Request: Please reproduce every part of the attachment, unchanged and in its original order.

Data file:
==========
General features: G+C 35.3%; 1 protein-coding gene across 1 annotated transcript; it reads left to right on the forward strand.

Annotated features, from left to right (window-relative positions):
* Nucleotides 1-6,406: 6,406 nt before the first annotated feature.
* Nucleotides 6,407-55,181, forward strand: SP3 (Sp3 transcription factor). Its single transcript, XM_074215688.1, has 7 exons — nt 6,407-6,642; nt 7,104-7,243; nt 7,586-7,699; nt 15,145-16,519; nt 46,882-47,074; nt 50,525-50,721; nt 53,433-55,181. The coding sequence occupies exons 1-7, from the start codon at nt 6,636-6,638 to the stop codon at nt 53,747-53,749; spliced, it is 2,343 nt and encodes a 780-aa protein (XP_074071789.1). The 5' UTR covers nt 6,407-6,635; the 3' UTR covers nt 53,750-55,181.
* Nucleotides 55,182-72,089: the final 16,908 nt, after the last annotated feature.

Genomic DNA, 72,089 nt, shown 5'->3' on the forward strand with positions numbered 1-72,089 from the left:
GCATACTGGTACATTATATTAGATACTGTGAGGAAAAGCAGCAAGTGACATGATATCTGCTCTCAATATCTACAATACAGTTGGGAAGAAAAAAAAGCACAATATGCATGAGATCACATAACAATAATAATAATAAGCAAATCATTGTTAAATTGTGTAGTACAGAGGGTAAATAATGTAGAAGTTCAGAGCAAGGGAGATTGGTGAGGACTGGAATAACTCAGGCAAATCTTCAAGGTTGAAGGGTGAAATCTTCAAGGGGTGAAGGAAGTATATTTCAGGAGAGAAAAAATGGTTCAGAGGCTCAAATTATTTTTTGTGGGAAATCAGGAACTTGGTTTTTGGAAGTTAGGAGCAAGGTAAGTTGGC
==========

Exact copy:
General features: G+C 35.3%; 1 protein-coding gene across 1 annotated transcript; it reads left to right on the forward strand.

Annotated features, from left to right (window-relative positions):
* Nucleotides 1-6,406: 6,406 nt before the first annotated feature.
* Nucleotides 6,407-55,181, forward strand: SP3 (Sp3 transcription factor). Its single transcript, XM_074215688.1, has 7 exons — nt 6,407-6,642; nt 7,104-7,243; nt 7,586-7,699; nt 15,145-16,519; nt 46,882-47,074; nt 50,525-50,721; nt 53,433-55,181. The coding sequence occupies exons 1-7, from the start codon at nt 6,636-6,638 to the stop codon at nt 53,747-53,749; spliced, it is 2,343 nt and encodes a 780-aa protein (XP_074071789.1). The 5' UTR covers nt 6,407-6,635; the 3' UTR covers nt 53,750-55,181.
* Nucleotides 55,182-72,089: the final 16,908 nt, after the last annotated feature.

Genomic DNA, 72,089 nt, shown 5'->3' on the forward strand with positions numbered 1-72,089 from the left:
GCATACTGGTACATTATATTAGATACTGTGAGGAAAAGCAGCAAGTGACATGATATCTGCTCTCAATATCTACAATACAGTTGGGAAGAAAAAAAAGCACAATATGCATGAGATCACATAACAATAATAATAATAAGCAAATCATTGTTAAATTGTGTAGTACAGAGGGTAAATAATGTAGAAGTTCAGAGCAAGGGAGATTGGTGAGGACTGGAATAACTCAGGCAAATCTTCAAGGTTGAAGGGTGAAATCTTCAAGGGGTGAAGGAAGTATATTTCAGGAGAGAAAAAATGGTTCAGAGGCTCAAATTATTTTTTGTGGGAAATCAGGAACTTGGTTTTTGGAAGTTAGGAGCAAGGTAAGTTGGC